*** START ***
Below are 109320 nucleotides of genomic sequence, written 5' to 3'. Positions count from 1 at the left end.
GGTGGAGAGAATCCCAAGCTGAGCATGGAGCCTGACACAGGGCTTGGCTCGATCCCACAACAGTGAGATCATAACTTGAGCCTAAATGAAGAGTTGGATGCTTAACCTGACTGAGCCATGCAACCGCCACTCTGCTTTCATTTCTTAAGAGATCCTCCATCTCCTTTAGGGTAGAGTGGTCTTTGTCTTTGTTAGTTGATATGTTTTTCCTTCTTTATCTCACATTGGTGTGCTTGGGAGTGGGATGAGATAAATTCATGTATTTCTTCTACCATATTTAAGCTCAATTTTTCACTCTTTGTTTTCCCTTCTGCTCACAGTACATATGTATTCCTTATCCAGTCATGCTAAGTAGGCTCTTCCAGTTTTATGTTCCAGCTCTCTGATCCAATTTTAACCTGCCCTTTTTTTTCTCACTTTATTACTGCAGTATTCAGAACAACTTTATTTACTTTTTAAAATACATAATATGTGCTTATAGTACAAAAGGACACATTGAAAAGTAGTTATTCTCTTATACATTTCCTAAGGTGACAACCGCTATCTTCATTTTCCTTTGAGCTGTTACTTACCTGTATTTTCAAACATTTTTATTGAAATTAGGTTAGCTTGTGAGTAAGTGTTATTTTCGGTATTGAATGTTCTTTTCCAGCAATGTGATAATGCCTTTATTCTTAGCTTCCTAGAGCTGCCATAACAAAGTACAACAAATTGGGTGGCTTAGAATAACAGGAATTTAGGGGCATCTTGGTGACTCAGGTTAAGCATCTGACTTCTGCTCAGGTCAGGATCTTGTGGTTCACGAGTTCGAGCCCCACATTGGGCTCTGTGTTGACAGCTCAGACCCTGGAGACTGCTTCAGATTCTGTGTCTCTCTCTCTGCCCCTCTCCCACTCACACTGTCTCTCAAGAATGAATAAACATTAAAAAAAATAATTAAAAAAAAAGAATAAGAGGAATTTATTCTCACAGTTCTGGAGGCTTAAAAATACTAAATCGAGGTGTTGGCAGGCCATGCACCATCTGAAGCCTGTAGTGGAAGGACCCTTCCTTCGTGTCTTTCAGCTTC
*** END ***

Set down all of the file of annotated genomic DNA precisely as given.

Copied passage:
Below are 109320 nucleotides of genomic sequence, written 5' to 3'. Positions count from 1 at the left end.
GGTGGAGAGAATCCCAAGCTGAGCATGGAGCCTGACACAGGGCTTGGCTCGATCCCACAACAGTGAGATCATAACTTGAGCCTAAATGAAGAGTTGGATGCTTAACCTGACTGAGCCATGCAACCGCCACTCTGCTTTCATTTCTTAAGAGATCCTCCATCTCCTTTAGGGTAGAGTGGTCTTTGTCTTTGTTAGTTGATATGTTTTTCCTTCTTTATCTCACATTGGTGTGCTTGGGAGTGGGATGAGATAAATTCATGTATTTCTTCTACCATATTTAAGCTCAATTTTTCACTCTTTGTTTTCCCTTCTGCTCACAGTACATATGTATTCCTTATCCAGTCATGCTAAGTAGGCTCTTCCAGTTTTATGTTCCAGCTCTCTGATCCAATTTTAACCTGCCCTTTTTTTTCTCACTTTATTACTGCAGTATTCAGAACAACTTTATTTACTTTTTAAAATACATAATATGTGCTTATAGTACAAAAGGACACATTGAAAAGTAGTTATTCTCTTATACATTTCCTAAGGTGACAACCGCTATCTTCATTTTCCTTTGAGCTGTTACTTACCTGTATTTTCAAACATTTTTATTGAAATTAGGTTAGCTTGTGAGTAAGTGTTATTTTCGGTATTGAATGTTCTTTTCCAGCAATGTGATAATGCCTTTATTCTTAGCTTCCTAGAGCTGCCATAACAAAGTACAACAAATTGGGTGGCTTAGAATAACAGGAATTTAGGGGCATCTTGGTGACTCAGGTTAAGCATCTGACTTCTGCTCAGGTCAGGATCTTGTGGTTCACGAGTTCGAGCCCCACATTGGGCTCTGTGTTGACAGCTCAGACCCTGGAGACTGCTTCAGATTCTGTGTCTCTCTCTCTGCCCCTCTCCCACTCACACTGTCTCTCAAGAATGAATAAACATTAAAAAAAATAATTAAAAAAAAAGAATAAGAGGAATTTATTCTCACAGTTCTGGAGGCTTAAAAATACTAAATCGAGGTGTTGGCAGGCCATGCACCATCTGAAGCCTGTAGTGGAAGGACCCTTCCTTCGTGTCTTTCAGCTTC